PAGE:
Three common practices that help IT earn employee trust
Companies are relying on modern technologies to transform the way they build products, manage supply chains, and customer relationships. IDC expects that 2/3 of all CEOs will include Digital Transformation (DX) in their biz core strategy this year.
As enterprises digitally transform business processes, IT must also evolve ITSM technologies and best practices. Leveraging manual workflows and disparate tools not only degrades productivity, it also tarnishes the perception of IT’s ability to drive DX initiatives.
Here’s what progressive IT organizations that earn the trust of employees have in common…
Mobility: they make themselves accessible by setting up self-serve options like support desk kiosks and IT vending machines, allowing employees walk-up access for common requests.
Similarly, mobile ITSM software allows users to access IT services from anywhere, anytime, on any device. IT can leverage telemetry such as the user’s location and device information to provide real-time assistance that’s specific to their issue type and location.
Mobile workers find that submitting tickets and waiting 2-4 days for a response is inefficient, especially for simple requests like gaining access to applications or printers. In fact, they may not even be in the same location when IT replies.
Analytics: to create faster and more intuitive ITSM interactions, it’s essential that IT utilize its access to operational data associated with user’s preferences and priorities.
By surfacing, analyzing and correlating user and IT related information, IT can personalize the service experience and apply best practices to automate routine tasks such as password resets, enabling system access and escalating tickets.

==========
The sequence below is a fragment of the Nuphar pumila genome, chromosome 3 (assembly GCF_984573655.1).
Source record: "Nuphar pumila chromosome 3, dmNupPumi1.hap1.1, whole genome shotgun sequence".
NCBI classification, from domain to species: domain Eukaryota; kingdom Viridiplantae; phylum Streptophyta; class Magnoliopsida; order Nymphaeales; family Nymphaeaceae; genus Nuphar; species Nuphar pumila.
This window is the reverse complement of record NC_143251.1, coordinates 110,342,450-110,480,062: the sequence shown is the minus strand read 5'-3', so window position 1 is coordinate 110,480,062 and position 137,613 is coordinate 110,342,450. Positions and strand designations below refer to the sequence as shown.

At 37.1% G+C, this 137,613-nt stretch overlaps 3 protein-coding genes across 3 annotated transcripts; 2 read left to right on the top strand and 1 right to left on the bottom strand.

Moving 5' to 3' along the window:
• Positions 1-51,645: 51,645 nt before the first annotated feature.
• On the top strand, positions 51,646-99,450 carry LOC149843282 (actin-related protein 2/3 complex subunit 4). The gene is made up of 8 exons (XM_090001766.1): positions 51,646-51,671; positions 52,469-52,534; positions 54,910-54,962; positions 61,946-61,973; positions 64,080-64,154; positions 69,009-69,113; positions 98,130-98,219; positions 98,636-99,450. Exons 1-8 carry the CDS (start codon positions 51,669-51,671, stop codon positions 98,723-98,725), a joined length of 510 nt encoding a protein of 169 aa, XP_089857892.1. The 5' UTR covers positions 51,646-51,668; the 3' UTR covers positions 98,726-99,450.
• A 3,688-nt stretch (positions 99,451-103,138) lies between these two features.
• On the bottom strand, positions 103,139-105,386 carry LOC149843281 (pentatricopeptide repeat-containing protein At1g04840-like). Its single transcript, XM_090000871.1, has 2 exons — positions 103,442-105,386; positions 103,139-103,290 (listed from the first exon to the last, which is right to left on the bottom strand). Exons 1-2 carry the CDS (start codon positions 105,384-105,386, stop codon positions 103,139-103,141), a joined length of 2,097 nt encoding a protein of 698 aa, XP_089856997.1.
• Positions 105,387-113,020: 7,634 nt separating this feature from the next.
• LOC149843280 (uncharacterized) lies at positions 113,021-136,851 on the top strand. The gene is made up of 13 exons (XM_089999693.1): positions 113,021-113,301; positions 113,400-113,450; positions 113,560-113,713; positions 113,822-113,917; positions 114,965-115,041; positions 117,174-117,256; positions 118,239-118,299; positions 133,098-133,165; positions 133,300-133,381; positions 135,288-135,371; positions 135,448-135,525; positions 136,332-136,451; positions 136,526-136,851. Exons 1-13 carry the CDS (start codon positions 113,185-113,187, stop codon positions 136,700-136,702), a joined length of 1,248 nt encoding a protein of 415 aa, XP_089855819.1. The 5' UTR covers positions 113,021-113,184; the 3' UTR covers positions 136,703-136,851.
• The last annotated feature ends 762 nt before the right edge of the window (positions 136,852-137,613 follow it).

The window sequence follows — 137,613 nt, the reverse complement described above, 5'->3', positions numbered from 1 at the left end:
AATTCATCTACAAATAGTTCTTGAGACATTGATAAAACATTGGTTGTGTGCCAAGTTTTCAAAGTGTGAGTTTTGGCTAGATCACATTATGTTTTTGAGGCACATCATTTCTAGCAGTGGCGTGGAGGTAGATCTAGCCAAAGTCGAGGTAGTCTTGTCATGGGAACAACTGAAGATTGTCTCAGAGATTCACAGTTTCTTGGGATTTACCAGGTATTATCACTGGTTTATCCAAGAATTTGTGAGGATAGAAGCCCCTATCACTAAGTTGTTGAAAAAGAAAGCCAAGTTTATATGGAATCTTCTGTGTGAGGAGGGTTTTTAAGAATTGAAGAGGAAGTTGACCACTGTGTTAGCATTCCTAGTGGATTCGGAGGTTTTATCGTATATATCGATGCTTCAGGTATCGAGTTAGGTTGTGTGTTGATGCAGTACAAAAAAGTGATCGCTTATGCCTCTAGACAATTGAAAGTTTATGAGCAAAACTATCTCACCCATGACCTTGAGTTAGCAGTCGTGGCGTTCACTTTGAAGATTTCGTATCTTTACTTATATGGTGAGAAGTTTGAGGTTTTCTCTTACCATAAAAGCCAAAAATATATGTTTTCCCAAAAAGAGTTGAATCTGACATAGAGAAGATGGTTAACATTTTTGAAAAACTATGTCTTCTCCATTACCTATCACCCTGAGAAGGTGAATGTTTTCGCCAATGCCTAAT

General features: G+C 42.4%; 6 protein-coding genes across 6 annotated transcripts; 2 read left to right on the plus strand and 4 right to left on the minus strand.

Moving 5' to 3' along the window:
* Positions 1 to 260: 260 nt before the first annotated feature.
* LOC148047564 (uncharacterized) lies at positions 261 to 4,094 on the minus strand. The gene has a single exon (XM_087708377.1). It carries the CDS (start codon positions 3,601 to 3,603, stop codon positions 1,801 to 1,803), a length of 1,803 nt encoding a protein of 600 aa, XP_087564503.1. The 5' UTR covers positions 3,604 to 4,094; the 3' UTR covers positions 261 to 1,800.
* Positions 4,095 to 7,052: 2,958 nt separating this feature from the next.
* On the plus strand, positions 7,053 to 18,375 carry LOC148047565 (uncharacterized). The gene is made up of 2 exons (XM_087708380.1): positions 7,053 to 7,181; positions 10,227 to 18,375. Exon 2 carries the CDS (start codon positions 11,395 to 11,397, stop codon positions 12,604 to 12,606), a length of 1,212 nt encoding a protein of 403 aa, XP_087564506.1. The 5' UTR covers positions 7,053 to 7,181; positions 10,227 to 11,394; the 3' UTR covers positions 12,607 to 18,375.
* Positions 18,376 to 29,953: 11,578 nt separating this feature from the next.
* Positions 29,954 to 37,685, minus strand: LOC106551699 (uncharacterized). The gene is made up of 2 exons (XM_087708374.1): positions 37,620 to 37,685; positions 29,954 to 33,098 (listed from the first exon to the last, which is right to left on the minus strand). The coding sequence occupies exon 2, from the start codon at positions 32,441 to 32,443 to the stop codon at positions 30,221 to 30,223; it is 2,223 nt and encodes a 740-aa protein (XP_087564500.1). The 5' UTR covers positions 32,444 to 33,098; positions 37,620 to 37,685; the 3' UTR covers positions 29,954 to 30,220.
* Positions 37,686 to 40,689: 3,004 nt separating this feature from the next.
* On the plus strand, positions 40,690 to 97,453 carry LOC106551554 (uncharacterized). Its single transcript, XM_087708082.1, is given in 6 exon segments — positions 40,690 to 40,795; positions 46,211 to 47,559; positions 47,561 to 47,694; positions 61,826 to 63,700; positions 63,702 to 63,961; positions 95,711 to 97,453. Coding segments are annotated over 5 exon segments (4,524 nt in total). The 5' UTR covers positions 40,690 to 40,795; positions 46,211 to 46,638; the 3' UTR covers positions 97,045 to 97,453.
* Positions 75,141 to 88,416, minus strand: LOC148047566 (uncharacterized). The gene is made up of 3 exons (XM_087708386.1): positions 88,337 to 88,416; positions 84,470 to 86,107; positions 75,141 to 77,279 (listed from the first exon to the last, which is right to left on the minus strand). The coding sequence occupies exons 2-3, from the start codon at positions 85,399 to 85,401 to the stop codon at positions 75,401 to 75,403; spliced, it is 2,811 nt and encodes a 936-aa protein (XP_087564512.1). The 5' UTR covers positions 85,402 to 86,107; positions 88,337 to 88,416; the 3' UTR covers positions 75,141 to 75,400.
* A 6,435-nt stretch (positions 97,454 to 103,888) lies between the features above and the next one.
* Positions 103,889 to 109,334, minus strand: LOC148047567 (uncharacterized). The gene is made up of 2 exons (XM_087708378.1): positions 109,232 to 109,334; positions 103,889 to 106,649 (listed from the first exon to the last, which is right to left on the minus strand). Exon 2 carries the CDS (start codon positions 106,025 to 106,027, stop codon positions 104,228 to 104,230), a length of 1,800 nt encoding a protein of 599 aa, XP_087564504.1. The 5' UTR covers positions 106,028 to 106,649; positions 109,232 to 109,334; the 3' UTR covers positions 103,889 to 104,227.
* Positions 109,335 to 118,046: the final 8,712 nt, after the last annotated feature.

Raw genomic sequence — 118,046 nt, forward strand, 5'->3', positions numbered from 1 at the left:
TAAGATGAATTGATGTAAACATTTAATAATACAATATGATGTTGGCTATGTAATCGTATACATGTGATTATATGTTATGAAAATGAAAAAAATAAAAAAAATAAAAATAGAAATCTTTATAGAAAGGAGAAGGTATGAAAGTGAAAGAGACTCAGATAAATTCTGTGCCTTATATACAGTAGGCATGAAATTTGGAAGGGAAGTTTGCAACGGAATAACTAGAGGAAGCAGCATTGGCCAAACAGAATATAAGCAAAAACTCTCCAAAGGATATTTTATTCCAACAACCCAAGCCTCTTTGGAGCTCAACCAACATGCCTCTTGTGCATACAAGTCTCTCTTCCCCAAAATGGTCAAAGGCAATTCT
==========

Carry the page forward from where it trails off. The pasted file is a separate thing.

This form of data driven automation allows IT incident and service request volumes to be shifted away from the phone and email inbox and be handled through self-service and automated ITSM delivery channels.
Social: Employees want self service tools that allow them to access resources, solve simple issues, or have questions answered without having to pick up a phone or submit a ticket. However, they still want to reach IT for a fast response.
While knowledge bases are a starting point, they tend to consist of numerous documents and require users to find their own answers. What employees want is to intuitively interact with software that leverages knowledge base information to provide real-time support. According to Service Desk Institute (SDI) research, two out of every five organizations rank “low self-service adoption” as one of their top causes of IT service desk pain.
IT staff also benefit from collaboration within social feeds by allowing them to share knowledge on incidents and receive updates on tickets in real-time.
Just as business leaders are investing in cutting edge technologies to improve business outcomes, IT must continuously refine solutions to better scale and optimize services.
By maintaining collaborative relationships with business stakeholders and gaining insights into user behavior, IT can enhance its support channels with intelligent, real-time options that exceed expectations.
Stay tuned for my upcoming blog on how AI-based automation strengthens the value of mobile, social and analytics in ITSM.